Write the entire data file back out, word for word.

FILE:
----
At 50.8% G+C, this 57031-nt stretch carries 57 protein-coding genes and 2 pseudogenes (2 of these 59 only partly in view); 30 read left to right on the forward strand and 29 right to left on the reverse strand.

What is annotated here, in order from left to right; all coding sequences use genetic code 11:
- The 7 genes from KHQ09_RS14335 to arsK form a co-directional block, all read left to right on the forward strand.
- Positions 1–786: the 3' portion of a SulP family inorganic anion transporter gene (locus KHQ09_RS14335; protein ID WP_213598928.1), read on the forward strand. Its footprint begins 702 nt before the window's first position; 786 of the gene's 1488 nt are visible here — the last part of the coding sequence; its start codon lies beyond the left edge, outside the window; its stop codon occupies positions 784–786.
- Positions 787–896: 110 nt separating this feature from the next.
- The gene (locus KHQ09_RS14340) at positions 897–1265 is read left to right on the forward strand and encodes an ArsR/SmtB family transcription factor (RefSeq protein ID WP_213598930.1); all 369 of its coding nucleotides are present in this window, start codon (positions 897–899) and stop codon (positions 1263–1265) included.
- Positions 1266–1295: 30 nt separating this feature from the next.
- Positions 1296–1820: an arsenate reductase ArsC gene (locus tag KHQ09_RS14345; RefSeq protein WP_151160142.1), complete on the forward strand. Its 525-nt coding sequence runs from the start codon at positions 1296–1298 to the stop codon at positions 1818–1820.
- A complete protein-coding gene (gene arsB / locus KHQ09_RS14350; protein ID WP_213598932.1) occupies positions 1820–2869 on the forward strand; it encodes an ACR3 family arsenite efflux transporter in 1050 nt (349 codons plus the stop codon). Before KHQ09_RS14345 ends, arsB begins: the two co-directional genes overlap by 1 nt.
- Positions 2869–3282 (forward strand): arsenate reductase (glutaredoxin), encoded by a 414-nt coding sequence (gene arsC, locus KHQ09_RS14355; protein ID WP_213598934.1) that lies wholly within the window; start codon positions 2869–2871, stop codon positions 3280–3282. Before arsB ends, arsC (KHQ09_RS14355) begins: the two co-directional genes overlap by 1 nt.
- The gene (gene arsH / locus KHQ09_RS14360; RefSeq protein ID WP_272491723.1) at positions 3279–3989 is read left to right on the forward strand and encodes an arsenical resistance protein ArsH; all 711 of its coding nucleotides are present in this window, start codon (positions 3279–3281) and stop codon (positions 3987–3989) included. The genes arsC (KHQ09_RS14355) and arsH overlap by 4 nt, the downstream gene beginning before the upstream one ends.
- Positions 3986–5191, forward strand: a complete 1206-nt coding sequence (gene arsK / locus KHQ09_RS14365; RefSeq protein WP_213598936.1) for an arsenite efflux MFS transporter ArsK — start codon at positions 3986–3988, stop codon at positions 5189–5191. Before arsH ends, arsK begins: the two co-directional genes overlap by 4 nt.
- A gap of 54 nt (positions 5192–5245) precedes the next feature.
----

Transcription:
At 50.8% G+C, this 57031-nt stretch carries 57 protein-coding genes and 2 pseudogenes (2 of these 59 only partly in view); 30 read left to right on the forward strand and 29 right to left on the reverse strand.

What is annotated here, in order from left to right; all coding sequences use genetic code 11:
- The 7 genes from KHQ09_RS14335 to arsK form a co-directional block, all read left to right on the forward strand.
- Positions 1–786: the 3' portion of a SulP family inorganic anion transporter gene (locus KHQ09_RS14335; protein ID WP_213598928.1), read on the forward strand. Its footprint begins 702 nt before the window's first position; 786 of the gene's 1488 nt are visible here — the last part of the coding sequence; its start codon lies beyond the left edge, outside the window; its stop codon occupies positions 784–786.
- Positions 787–896: 110 nt separating this feature from the next.
- The gene (locus KHQ09_RS14340) at positions 897–1265 is read left to right on the forward strand and encodes an ArsR/SmtB family transcription factor (RefSeq protein ID WP_213598930.1); all 369 of its coding nucleotides are present in this window, start codon (positions 897–899) and stop codon (positions 1263–1265) included.
- Positions 1266–1295: 30 nt separating this feature from the next.
- Positions 1296–1820: an arsenate reductase ArsC gene (locus tag KHQ09_RS14345; RefSeq protein WP_151160142.1), complete on the forward strand. Its 525-nt coding sequence runs from the start codon at positions 1296–1298 to the stop codon at positions 1818–1820.
- A complete protein-coding gene (gene arsB / locus KHQ09_RS14350; protein ID WP_213598932.1) occupies positions 1820–2869 on the forward strand; it encodes an ACR3 family arsenite efflux transporter in 1050 nt (349 codons plus the stop codon). Before KHQ09_RS14345 ends, arsB begins: the two co-directional genes overlap by 1 nt.
- Positions 2869–3282 (forward strand): arsenate reductase (glutaredoxin), encoded by a 414-nt coding sequence (gene arsC, locus KHQ09_RS14355; protein ID WP_213598934.1) that lies wholly within the window; start codon positions 2869–2871, stop codon positions 3280–3282. Before arsB ends, arsC (KHQ09_RS14355) begins: the two co-directional genes overlap by 1 nt.
- The gene (gene arsH / locus KHQ09_RS14360; RefSeq protein ID WP_272491723.1) at positions 3279–3989 is read left to right on the forward strand and encodes an arsenical resistance protein ArsH; all 711 of its coding nucleotides are present in this window, start codon (positions 3279–3281) and stop codon (positions 3987–3989) included. The genes arsC (KHQ09_RS14355) and arsH overlap by 4 nt, the downstream gene beginning before the upstream one ends.
- Positions 3986–5191, forward strand: a complete 1206-nt coding sequence (gene arsK / locus KHQ09_RS14365; RefSeq protein WP_213598936.1) for an arsenite efflux MFS transporter ArsK — start codon at positions 3986–3988, stop codon at positions 5189–5191. Before arsH ends, arsK begins: the two co-directional genes overlap by 4 nt.
- A gap of 54 nt (positions 5192–5245) precedes the next feature.